[getsmart-l] Western symposium explores the possible end of landfills.
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Fri Sep 10 13:13:25 EDT 2010
Western symposium explores the possible end of landfills
By Communications Staff University of Western Ontario
Thursday, September 9, 2010
Following the closure of a landfill in nearby Simcoe County – just weeks before its scheduled opening – The University of Western Ontario will host a symposium to dissect the reasons behind the failed project and to explore the notion that the result could lead to the eventual demise of this most common method of waste treatment.
The Site 41 landfill (http://www.ene.gov.on.ca/en/land/site41/index.php) in Tiny Township was under construction last year, but a mounting campaign of citizen opposition (http://stopdumpsite41.ca/) and the very hydrological features that initially made the site attractive to engineers led to its eventual demise.
Organized jointly by Western’s Centre for Environment & Sustainability (http://www.uwo.ca/enviro/) and the Elmvale Foundation (http://www.elmvalefoundation.org/), the four-day symposium is led by William Shotyk (http://www.shotyk.uni-hd.de/), an environmental geochemistry professor from the Institute of Earth Sciences at the University of Heidelberg in Germany, who is currently serving as the W.S. Fyfe Distinguished Scientist in Residence for the Department of Earth Sciences at Western. His co-organizer is Michael Goodsite (http://email@example.com), a professor from the Department of Atmospheric Environment at the National Environmental Research Institute at the Aarhus University in Roskilde, Denmark.
“The purpose of the symposium is two-fold,” says Shotyk “First, to provide an objective and factual review of both sides of the dilemma, which was Site 41. Second, since the landfill will never be completed, what will be done with the growing volumes of waste? This is a dilemma not unique to Simcoe County but rather being experienced by municipalities across the province and indeed the world, where many landfills are approaching capacity.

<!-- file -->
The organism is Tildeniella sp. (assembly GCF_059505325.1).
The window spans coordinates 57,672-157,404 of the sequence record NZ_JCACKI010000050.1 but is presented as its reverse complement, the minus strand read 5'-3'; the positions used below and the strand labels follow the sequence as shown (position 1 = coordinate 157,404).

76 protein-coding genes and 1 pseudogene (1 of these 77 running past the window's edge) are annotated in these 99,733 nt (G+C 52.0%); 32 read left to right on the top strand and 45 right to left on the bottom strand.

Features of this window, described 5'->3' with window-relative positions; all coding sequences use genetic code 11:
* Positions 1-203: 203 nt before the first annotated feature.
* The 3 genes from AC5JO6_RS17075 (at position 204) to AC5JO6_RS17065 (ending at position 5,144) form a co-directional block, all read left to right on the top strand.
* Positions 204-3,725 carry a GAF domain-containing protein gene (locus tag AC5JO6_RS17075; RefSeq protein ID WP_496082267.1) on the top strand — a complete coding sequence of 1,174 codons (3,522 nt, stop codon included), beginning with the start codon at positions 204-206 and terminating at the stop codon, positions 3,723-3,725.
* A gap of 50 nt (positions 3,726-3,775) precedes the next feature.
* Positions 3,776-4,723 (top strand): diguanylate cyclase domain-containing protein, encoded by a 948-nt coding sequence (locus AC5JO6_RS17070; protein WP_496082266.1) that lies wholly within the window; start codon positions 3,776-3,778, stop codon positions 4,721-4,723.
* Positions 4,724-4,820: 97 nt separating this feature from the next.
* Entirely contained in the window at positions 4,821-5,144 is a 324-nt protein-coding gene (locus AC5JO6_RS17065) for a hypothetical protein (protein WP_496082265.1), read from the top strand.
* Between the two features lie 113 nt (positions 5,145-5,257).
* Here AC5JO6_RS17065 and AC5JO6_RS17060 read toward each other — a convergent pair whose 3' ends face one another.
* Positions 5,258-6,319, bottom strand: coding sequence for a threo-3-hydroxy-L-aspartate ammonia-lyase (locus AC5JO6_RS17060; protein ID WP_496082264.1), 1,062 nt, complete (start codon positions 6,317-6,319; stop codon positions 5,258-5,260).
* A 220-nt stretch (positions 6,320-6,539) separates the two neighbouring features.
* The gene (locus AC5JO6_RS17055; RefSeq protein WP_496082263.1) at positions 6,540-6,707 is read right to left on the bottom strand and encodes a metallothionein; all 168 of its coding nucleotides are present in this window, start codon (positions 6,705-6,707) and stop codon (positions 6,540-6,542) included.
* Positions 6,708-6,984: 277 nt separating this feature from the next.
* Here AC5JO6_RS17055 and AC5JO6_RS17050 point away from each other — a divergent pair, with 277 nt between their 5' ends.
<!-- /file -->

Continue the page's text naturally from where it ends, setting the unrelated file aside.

“By bringing together the experts, practitioners and decision makers under one roof, we have an opportunity to identify the lessons learned from Site 41 and use these as a best practice case of waste management as we move towards a ‘zero waste’ future.”
Speakers include geologists, engineers, economists, historians, and lawyers, as well as representatives from municipal and provincial governments, industry, and the local community.
Following introductory lectures for Western graduate students by Shotyk (Monday September 13), there will be two days of panels and discussion (Tuesday, September 14 and Wednesday, September 15), followed by a visit to Site 41 by participants on Thursday, September 16.
For more information on the Site 41 Symposium or to register, please contact Holly Sanderson at esadmin at uwo.ca
MEDIA CONTACT: Jeff Renaud, Senior Media Relations Officer, 519-661-2111, ext. 85165
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